Jenni Gil, Edima Essien, and Mikaela Secada in Beastgirl; Credit: Yassine El Mansouri/Elman Studios

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There’s nothing like incense, incantations, and louder-than-mic spirits to evoke folklore. And there’s nothing like three teens teasing, bickering, and reminiscing to give you pangs of sisterhood. There’s also nothing like the merging of the two in a story about Dominican Americans to finally conjure the typical White American girls’ coming-of-age story, à la Now and Then, with characters and a culture steeped in Afro-Latinidad. 

That’s what Beastgirl, a musical for young audiences now showing at Kennedy Center, poetry-slams to life. It’s based on the 2016 chapbook Beastgirl and Other Origin Myths by Dominican American poet, native New Yorker, and longtime D.C. resident Elizabeth Acevedo

The selection of poems strung together for this production isn’t as seamless an arrangement as the rooftop lights on set. C. Quintana’s script plows through a plot where zilch happens beyond sisters calling upon spirits, cheering on and consoling one another. Its main function is as a throughline for the real action: the sharing of afflictions and blessings from and about girls, women, and legendary figures of Dominican descent. 

The sisters and their spirit guide, Egun (Brittani McNeill), thrust broken images of the Dominican woman into the fire through the stories they tell. They do this, too, in a literal trash fire they spark on a Harlem rooftop to cleanse themselves of Christopher Columbus’ image. The girls’ actions suggest ancestral reckoning and reclaiming. The face of such men—those who stepped foot on Dominican land when it was still the land of Taíno Indians—can be erased, generations upon generations later, by would-be descendants of the women who faced colonial erasure.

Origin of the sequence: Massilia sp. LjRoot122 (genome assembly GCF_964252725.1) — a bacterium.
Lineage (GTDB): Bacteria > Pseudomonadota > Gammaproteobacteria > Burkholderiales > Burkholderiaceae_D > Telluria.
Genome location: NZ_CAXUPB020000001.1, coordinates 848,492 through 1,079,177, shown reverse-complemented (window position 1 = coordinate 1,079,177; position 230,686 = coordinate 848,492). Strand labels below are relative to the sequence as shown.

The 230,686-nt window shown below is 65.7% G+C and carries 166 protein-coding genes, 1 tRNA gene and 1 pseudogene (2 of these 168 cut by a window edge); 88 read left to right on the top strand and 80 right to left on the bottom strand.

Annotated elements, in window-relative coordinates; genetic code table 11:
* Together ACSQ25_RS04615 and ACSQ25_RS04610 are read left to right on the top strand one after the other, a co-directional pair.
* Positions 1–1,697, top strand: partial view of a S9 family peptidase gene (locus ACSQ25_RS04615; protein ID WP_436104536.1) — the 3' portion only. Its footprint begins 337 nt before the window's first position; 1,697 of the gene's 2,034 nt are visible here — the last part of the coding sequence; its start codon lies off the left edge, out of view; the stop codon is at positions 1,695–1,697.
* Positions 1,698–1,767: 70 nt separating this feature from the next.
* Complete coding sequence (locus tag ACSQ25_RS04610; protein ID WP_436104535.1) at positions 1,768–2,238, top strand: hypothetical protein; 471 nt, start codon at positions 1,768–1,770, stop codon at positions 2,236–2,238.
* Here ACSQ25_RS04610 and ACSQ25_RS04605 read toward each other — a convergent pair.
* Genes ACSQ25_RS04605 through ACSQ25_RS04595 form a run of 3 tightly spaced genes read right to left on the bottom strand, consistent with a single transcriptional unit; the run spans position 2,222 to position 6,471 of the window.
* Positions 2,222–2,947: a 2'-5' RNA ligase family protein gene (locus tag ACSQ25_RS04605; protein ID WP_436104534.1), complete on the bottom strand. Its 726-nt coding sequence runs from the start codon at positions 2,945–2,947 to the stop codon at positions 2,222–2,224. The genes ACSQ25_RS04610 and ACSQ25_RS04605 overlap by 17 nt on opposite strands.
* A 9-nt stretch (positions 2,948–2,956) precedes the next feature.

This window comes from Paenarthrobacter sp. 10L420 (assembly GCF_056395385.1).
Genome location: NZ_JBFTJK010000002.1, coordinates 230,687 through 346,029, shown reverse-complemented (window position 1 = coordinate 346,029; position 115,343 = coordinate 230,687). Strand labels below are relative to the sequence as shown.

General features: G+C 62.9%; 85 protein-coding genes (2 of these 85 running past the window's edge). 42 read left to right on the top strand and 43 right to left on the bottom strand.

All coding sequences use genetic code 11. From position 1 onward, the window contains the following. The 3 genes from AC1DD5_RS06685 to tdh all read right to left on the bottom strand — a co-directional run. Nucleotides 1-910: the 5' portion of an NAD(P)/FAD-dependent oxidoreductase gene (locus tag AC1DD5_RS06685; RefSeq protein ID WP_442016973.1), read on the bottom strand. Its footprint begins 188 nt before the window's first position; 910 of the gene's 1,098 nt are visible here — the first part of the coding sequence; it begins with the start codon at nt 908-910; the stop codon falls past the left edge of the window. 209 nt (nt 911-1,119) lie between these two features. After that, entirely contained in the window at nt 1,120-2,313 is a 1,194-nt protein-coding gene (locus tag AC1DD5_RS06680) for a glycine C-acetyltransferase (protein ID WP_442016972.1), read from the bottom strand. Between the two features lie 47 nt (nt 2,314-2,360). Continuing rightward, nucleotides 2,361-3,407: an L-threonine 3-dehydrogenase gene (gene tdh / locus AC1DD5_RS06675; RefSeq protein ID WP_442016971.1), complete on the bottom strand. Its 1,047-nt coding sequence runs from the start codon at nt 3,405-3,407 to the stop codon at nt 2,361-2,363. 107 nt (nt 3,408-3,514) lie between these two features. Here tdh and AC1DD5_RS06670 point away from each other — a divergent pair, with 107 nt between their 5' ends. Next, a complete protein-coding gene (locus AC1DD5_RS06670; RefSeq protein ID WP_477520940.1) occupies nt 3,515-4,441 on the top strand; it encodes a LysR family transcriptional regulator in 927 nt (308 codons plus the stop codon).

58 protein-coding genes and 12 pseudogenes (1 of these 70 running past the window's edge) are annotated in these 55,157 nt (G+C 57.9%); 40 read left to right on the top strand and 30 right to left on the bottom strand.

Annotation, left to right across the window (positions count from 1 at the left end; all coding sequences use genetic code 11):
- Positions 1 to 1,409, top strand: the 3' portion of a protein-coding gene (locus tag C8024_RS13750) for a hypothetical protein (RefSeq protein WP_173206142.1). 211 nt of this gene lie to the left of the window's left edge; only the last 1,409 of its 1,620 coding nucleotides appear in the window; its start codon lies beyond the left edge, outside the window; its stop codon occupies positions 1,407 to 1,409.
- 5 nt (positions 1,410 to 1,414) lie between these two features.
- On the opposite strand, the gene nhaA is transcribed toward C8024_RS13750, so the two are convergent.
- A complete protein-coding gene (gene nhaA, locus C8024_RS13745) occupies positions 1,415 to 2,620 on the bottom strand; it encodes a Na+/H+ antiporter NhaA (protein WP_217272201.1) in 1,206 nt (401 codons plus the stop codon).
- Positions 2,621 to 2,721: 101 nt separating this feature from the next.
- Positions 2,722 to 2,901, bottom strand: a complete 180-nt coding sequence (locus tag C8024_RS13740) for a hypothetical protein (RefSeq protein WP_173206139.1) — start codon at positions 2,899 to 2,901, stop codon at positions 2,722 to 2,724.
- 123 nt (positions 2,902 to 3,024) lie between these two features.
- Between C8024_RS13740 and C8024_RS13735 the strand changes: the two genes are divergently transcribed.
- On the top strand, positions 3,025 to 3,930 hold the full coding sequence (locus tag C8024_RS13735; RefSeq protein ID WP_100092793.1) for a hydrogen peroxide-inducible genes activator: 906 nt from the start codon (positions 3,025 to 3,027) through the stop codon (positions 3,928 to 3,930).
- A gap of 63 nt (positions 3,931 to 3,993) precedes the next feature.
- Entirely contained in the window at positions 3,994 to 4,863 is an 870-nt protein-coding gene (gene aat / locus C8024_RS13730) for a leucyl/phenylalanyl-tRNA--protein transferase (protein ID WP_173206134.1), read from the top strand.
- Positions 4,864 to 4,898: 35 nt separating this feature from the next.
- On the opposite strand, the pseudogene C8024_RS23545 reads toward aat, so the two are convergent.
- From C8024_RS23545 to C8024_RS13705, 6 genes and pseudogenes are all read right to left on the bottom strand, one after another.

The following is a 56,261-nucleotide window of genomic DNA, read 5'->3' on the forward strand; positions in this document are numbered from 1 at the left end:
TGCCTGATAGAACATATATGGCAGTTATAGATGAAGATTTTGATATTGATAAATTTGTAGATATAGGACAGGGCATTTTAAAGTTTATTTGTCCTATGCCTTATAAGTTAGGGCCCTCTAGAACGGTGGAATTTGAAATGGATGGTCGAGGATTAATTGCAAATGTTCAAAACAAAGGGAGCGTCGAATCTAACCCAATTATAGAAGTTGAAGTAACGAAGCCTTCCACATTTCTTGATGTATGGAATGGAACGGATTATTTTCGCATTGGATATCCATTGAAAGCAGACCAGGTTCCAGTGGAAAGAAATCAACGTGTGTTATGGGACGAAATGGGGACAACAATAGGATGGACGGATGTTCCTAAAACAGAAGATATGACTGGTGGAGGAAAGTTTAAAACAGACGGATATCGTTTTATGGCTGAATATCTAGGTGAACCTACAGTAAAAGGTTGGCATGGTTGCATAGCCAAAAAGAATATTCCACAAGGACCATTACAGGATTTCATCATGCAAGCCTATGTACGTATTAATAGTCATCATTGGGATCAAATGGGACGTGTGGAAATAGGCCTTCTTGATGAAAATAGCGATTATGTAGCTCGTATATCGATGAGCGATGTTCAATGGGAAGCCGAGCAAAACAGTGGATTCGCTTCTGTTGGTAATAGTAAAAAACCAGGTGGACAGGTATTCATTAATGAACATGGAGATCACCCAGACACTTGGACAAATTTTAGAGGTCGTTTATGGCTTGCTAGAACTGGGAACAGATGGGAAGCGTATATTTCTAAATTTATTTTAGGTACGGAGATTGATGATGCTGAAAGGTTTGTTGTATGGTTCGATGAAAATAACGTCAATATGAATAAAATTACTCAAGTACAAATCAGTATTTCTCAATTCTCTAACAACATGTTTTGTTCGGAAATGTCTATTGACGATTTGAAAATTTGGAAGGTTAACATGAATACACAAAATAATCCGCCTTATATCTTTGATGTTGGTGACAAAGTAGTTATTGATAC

The chosen pieces range from a reimagining of a Dominican urban legend to an ode to the rats of New York’s Amsterdam Avenue. Myths meet the streets in spoken and sung verse to explore multiple facets of the girls’ identities: national, ancestral, bicultural, racial.    

Pieces like “It Almost Curdles My Womb to Cry” inject adult themes into the spaces between campy sequences. A mother worries for her future daughter and vows to shape her into a weapon against the boys and men that would harm her. “Liminalities” explores the suppressed guilt of Cami, the oldest sister, over watching the assault of a blonde, blue-eyed girl she knows. “La Ciguapa,” an ode to a mythological woman creature depicted with crocodile skin, backwards-facing feet, and burning hair, rebels against the roles men ascribe to women; “Salt” speaks to the legacy of superstitions—the fear of and respect for la bruja—passed onto the sisters from their mother. 

It’s not all bone and shadow. There’s plenty of light on that rooftop—even after dusk, starting with the cascade of tie-dye colors, plaid patterns, and Mets and Yankees jerseys hanging off clotheslines. Jenni Gil plays Cami with an earnestness that makes you root even for the rats she rhapsodizes (and in the District, that’s saying something). Mikaela Secada is anything but seca as the youngest sister, Heketi, who flits about and finds any excuse to squeal, gasp, claw at the air, and (more so than her sisters) swivel her hips towards the crowd. During a scare, she’s reminiscent of Scooby jumping into Shaggy’s arms with practical middle sister Eji (Edima Essien).